When To Go To The Doctor For A Bloody Nose

Millions of people across the country are affected by nosebleeds annually, according to experts at Yale Medicine. A nosebleed — referred to medically as "epistaxis" —  occurs as a result of broken blood vessels in the mucus membrane that lines the inside of the nose. Causes of this blood vessel damage can vary, including injuries, allergies, high blood pressure, or side effects of certain medications such as nasal sprays or blood thinners.

Nosebleeds are more often seen in children and older adults (via Cleveland Clinic). For children, this is because their blood vessels are more delicate. It's also not uncommon for a finger or stray object to make its way up a child's nose and potentially damage blood vessels. For older adults, blood tends to clot at a slower rate. This population is also more susceptible to health conditions that may increase one's chances of a bloody nose. 

When it comes to a bloody nose, there are two distinct kinds: anterior or posterior nosebleeds. While anterior nosebleeds are not usually cause for concern, posterior nosebleeds usually warrant emergency medical care.

Anterior versus posterior nosebleeds

If we were to liken a nosebleed to a cut on our arm, an anterior nosebleed would be more like a surface scrape. Bleeding takes place towards the front of the nose, with 90% of cases usually occurring in a region of the septum known as Little's area, according to a 2022 article published in StatPearls. Usually affecting only one nostril, anterior nosebleeds generally do not require medical treatment and can be self-treated (via Cleveland Clinic).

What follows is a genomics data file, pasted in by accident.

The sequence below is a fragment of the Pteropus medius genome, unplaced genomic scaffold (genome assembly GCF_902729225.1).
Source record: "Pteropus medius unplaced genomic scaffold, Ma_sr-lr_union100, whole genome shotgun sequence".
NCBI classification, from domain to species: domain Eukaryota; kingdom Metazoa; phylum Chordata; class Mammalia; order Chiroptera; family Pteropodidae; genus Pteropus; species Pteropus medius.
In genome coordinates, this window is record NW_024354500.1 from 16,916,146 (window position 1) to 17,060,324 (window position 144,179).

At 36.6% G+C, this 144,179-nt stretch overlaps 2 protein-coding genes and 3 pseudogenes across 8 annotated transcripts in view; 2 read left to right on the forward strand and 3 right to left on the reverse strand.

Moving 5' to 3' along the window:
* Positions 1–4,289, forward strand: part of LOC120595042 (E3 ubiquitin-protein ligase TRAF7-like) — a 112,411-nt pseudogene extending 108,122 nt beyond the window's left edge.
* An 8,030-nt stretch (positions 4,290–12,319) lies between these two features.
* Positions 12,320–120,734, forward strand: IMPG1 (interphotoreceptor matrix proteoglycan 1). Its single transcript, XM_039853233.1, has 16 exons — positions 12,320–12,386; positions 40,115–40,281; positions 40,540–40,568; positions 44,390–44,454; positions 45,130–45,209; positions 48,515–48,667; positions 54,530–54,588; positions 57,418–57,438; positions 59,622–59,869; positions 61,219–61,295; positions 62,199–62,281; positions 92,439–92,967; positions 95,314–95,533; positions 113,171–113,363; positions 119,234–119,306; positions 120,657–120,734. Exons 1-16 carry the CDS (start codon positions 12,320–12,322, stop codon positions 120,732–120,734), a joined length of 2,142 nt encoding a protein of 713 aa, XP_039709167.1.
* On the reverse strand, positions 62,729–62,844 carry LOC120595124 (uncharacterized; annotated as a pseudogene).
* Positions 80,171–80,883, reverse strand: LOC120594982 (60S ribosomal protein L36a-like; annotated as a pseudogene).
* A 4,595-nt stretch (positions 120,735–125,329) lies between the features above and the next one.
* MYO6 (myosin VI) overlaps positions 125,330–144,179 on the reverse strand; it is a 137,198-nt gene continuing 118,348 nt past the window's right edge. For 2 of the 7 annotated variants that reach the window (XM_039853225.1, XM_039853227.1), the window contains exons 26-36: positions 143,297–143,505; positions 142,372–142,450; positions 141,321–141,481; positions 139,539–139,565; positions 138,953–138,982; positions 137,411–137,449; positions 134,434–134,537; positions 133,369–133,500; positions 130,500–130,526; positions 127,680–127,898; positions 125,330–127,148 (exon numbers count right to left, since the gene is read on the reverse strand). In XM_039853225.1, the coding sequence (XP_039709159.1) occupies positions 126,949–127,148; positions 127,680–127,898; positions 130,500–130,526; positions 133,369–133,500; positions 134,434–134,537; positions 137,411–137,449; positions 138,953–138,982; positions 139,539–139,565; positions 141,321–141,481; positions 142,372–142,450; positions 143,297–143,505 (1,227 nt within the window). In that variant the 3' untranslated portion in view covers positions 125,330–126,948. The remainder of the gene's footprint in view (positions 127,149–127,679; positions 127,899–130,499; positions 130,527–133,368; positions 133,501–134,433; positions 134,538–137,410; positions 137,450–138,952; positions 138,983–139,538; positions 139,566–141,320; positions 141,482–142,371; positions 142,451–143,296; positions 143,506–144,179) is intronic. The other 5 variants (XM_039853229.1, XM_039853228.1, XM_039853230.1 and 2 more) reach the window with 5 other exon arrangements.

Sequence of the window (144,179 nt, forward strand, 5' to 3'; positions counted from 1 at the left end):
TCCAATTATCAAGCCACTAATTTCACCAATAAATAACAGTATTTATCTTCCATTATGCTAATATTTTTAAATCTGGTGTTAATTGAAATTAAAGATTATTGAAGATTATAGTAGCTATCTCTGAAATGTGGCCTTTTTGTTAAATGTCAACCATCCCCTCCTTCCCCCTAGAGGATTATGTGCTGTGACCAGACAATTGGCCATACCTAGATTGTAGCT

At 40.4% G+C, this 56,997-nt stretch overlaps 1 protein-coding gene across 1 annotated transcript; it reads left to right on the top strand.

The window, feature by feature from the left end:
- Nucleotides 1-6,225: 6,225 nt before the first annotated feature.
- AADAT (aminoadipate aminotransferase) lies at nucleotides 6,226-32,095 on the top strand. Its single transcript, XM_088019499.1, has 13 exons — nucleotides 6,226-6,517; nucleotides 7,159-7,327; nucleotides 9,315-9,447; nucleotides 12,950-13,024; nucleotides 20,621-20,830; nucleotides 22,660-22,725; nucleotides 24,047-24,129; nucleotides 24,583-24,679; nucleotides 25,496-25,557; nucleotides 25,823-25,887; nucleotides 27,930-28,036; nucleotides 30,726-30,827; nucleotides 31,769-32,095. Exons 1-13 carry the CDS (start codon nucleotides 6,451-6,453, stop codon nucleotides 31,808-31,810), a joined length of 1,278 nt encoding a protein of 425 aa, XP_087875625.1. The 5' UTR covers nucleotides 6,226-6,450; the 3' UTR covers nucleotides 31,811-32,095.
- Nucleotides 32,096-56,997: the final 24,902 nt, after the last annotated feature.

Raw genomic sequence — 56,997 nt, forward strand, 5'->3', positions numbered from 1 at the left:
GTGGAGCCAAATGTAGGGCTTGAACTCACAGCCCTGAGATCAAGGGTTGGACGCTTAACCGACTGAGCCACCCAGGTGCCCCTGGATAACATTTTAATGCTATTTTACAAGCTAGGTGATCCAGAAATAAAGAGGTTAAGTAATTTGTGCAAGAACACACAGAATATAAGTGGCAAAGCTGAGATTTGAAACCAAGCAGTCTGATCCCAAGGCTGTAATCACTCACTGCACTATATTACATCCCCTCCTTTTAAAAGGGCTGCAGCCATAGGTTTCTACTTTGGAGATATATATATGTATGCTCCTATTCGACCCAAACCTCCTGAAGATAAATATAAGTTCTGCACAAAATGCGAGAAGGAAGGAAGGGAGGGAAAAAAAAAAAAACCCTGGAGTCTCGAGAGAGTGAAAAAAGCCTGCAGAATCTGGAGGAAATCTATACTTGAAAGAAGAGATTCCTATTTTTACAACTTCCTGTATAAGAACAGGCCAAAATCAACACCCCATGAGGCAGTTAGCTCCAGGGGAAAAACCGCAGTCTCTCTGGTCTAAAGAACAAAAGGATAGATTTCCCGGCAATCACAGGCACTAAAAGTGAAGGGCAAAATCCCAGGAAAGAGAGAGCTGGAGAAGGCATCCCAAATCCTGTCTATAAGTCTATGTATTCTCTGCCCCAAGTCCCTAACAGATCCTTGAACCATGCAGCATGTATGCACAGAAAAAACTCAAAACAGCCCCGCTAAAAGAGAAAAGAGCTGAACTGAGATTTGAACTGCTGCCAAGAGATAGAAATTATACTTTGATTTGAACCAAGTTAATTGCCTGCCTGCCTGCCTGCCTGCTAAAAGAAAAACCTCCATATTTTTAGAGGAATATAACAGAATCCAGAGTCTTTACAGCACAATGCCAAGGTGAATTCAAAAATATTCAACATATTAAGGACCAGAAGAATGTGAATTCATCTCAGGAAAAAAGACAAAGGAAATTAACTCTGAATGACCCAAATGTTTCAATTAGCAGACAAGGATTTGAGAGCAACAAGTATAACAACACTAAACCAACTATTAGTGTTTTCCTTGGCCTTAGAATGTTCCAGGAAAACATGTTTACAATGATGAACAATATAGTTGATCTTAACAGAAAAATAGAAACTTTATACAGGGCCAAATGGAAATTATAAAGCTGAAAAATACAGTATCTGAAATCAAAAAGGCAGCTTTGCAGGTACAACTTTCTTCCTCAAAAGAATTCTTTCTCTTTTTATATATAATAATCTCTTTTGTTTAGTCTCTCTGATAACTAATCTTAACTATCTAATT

Conversely, posterior nosebleeds are the opposite of a mild arm scrape and can be thought of as a deeper wound that has penetrated down below the skin's surface. In these cases, damage has been inflicted on larger blood vessels deeper within the nasal cavity. Those with a posterior nosebleed may find themselves swallowing or coughing up blood which can obstruct the flow of oxygen. This type of nosebleed can affect both nostrils and often requires emergency medical attention to control.

When to see your doctor vs. when to go to the hospital

While it's not unusual to experience a bloody nose at one time or another during your life, there are instances in which you should speak with your doctor about your nosebleeds. Do so if you experience nosebleeds on a regular basis; have begun getting nosebleeds around the same time as taking a new medication; or have accompanying symptoms such as weakness, fainting, shortness of breath, or pale skin (via Cleveland Clinic). Such symptoms may be indicative of anemia. Alternatively, if you experience bruising in tandem with nosebleeds, this can be a sign of a blood-clotting disorder or other health condition in need of treatment. Infants who have experienced a nosebleed should also be brought to the doctor.

Generally speaking, most mild nosebleeds will resolve within roughly five to 10 minutes with at-home treatment. Emergency care is only needed in approximately 10% of cases. However, seek urgent medical attention if bleeding continues after 20 minutes of applying pressure, blood loss is significant, the nosebleed is due to physical trauma, or the person is vomiting or having trouble breathing.